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SSH Keys, the Easy Way

Quick Overview

You should be familiar with the basics of public key authentication for ssh. Implementing it is actually pretty easy, and remarkably useful. However, connecting between OpenSSH servers (linux) and commercial SSH2 (not the SSH2 protocol, but the ssh2 program) servers (like the one on many older solaris machines) can be quirky. So we'll cover it here.

OpenSSH -> OpenSSH

Notation Note

In general, we will be connecting from local to remote. Replace those names with your machine (e.g., in this example, the local machine is breeze, and the remote machine is mikeage.net). Also note that this process will have to be done in two directions, so you can go from LOCAL->HOST and then back from HOST->LOCAL.

Setting it up

What we're doing How Where
1. Generate SSH Keys ssh-keygen -t dsa -f .ssh/id_dsa breeze
2. Copy Public Key to the Remote Machine scp .ssh/id_dsa.pub mikeage.net: breeze
3. Add Public Key to the list of keys cat id_dsa.pub >> .ssh/authorized_keys2 mikeage.net
4. Set up permissions chmod 640 .ssh/authorized_keys2 mikeage.net

You can now ssh from breeze to mikeage.net without a password. Make sure never to let anyone get your private key file (keep permissions at 600). Public keys can (and should) be publically available.

OpenSSH -> SSH2

From OpenSSH (breeze), to SSH2 (solaris.mikeage.net)

The assumption is that the above has already been done. Note that following the public key ideas, the public key from breeze will be on solaris.mikeage.net. Since, however, SSH2 cannot read an OpenSSH key, we have to do a few tiny little changes first.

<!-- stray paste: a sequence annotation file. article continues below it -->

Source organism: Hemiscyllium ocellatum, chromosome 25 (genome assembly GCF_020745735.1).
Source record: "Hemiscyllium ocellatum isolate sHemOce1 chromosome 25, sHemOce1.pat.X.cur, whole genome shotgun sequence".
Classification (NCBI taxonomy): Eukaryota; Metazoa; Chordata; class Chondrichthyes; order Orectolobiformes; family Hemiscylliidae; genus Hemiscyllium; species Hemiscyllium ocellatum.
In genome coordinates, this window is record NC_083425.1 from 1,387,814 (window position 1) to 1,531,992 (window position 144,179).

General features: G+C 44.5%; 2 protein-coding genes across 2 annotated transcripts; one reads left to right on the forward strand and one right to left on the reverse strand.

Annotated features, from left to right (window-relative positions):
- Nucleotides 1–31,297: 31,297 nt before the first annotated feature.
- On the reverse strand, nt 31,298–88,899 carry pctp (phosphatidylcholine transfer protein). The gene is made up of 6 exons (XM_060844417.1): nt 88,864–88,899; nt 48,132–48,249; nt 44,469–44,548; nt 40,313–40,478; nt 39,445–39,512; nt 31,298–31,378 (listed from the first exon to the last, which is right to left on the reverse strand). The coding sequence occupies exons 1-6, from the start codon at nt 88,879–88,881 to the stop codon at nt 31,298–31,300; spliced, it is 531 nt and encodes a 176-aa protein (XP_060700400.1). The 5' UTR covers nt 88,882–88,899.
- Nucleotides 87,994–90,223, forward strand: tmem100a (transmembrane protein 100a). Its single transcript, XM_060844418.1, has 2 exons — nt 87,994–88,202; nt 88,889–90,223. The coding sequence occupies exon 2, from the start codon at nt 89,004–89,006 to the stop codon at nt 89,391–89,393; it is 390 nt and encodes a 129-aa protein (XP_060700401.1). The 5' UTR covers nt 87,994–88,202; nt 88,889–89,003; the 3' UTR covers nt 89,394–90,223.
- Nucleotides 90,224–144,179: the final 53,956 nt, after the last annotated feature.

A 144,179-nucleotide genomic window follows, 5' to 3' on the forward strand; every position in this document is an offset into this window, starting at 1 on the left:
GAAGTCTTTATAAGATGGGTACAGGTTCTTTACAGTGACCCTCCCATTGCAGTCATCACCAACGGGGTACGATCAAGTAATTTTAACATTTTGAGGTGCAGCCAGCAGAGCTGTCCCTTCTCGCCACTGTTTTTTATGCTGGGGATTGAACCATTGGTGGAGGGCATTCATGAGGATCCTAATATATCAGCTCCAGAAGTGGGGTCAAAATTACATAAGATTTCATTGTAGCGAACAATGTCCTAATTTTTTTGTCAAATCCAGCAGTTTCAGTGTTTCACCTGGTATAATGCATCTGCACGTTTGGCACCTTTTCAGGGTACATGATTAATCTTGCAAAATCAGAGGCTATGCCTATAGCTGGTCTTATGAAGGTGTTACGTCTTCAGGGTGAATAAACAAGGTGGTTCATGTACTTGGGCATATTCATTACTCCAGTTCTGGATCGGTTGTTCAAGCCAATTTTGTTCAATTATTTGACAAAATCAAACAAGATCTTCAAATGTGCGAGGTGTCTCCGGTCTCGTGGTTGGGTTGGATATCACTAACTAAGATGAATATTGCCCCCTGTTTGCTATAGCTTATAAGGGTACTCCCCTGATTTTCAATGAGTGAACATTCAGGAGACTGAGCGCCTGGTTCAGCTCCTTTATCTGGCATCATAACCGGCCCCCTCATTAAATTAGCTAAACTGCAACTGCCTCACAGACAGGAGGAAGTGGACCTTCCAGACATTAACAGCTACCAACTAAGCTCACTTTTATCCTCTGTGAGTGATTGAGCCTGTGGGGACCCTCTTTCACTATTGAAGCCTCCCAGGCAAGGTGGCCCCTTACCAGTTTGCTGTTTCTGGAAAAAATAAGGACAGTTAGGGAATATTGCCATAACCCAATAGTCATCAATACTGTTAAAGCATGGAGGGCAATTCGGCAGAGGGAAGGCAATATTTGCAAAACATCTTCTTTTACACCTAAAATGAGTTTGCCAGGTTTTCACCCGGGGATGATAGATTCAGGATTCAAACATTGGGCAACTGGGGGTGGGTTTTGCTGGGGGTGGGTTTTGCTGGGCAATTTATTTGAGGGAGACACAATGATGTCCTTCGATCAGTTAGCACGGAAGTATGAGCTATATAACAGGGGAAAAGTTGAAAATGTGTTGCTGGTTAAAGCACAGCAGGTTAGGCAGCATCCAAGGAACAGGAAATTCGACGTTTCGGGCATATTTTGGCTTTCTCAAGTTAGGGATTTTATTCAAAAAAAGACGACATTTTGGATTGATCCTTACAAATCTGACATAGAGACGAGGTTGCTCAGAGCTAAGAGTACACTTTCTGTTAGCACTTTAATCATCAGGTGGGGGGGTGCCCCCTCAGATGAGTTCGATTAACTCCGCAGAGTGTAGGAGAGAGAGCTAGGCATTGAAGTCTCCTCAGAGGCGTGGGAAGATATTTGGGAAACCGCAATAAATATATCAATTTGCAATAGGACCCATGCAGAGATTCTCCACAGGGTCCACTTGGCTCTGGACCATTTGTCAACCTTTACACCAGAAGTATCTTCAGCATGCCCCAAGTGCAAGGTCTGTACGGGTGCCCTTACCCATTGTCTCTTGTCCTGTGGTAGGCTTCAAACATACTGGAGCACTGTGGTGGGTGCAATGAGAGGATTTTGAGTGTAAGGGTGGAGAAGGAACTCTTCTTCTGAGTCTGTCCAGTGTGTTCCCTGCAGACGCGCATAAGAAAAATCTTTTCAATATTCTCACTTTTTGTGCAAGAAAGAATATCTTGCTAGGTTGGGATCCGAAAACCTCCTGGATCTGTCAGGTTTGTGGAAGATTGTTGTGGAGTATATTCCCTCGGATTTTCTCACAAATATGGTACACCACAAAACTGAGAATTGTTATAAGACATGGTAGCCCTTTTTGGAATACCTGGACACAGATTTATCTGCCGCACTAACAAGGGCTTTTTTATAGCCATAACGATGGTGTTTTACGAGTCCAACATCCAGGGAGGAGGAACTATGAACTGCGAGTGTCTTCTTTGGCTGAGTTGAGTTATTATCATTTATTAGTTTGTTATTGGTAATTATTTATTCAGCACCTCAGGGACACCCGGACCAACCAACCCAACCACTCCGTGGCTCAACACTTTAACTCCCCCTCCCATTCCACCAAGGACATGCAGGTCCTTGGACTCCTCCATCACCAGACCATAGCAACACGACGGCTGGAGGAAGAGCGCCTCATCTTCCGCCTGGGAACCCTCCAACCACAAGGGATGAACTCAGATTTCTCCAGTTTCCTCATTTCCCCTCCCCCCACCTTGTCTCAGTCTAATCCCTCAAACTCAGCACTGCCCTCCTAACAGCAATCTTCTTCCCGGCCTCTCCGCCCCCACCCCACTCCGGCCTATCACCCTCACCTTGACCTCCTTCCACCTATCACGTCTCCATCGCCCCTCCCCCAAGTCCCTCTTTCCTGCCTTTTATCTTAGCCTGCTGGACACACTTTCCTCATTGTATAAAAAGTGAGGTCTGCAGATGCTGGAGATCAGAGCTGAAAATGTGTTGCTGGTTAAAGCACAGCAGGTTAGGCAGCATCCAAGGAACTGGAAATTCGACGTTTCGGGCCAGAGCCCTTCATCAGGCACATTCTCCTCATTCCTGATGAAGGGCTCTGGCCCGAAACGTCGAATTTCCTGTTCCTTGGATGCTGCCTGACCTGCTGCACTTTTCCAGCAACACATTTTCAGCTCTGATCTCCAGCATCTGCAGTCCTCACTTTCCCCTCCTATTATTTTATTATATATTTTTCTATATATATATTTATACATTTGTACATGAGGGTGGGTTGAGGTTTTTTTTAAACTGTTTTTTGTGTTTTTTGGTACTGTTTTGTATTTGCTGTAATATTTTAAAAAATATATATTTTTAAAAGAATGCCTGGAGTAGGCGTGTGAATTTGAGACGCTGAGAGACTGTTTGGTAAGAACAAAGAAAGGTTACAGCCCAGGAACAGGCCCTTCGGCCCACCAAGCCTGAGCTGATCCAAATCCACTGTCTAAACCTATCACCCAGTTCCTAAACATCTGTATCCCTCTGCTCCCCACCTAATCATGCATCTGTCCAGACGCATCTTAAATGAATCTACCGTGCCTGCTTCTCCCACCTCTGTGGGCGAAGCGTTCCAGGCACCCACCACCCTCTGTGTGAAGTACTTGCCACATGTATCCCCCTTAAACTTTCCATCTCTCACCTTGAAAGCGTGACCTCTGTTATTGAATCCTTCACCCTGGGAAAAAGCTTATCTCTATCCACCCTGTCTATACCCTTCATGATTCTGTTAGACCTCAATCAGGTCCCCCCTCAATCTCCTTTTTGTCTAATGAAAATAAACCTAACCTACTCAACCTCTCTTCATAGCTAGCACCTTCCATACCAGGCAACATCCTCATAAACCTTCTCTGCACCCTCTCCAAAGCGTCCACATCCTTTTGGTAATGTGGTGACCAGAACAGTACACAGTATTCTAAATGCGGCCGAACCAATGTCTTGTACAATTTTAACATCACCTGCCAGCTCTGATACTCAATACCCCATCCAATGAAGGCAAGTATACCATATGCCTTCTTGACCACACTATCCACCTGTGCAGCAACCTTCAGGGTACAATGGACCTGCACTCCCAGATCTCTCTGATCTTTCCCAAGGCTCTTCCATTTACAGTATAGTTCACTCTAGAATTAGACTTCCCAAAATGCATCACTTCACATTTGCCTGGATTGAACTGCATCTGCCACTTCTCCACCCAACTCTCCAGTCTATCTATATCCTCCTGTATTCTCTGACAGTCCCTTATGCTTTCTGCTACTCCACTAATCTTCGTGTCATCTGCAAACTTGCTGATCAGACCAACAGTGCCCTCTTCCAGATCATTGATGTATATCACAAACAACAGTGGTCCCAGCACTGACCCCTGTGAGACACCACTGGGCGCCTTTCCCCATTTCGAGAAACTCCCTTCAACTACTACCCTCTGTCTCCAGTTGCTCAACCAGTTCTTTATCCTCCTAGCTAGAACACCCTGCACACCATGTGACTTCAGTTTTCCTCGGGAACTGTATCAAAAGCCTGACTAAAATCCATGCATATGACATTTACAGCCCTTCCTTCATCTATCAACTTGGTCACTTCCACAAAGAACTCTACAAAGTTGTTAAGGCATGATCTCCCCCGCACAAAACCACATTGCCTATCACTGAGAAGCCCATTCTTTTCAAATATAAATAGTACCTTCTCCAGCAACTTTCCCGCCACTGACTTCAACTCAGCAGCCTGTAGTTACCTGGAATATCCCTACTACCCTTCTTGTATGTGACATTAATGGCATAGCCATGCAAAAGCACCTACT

What we're doing How Where
1. Convert SSH Public Key ssh-keygen -e, then tell it where the public key is breeze
2. Create the public key file on the SSH2 machine vi .ssh2/id_dsa.breeze, then paste it in. mikeage.net
3. Add Public Key to the list of keys echo "key id_dsa.breeze" >> .ssh2/authorization mikeage.net

Done.

SSH2 -> OpenSSH

From SSH2 (mikeage.net), to OpenSSH2 (breeze)

Now, we'll need to generate a new set of keys on the SSH2 machine, and send its public key to the openssh machine. Again, we'll need to do some converting of the public key, this time to OpenSSH form.

Note that I recently updated this section to make it a little clearer.

What we're doing How Where
1. Create SSH Keys ssh-keygen -t dsa mikeage.net
2. Tell SSH2 who it is (don't ask) echo "idkey id_dsa_1024_a" >> .ssh2/identification mikeage.net
3. Set permissions chmod 600 .ssh2/idkey id_dsa_1024_a.pub .ssh2/identification mikeage.net
4. Copy the public key to the OpenSSH machine scp .ssh/id_dsa_1024_a.pub breeze: mikeage.net
5. Convert the public key, and add it ssh-keygen -i -f id_dsa_1024_a.pub >> .ssh/authorized_keys2 breeze

Enjoy.

One Response to “SSH Keys, the Easy Way”

  1. Yair says:

    Thanks Mike, Got it working very quickly :-), am now ssh'ing around the world with no security..! Ah, I mean with security and no password 🙂

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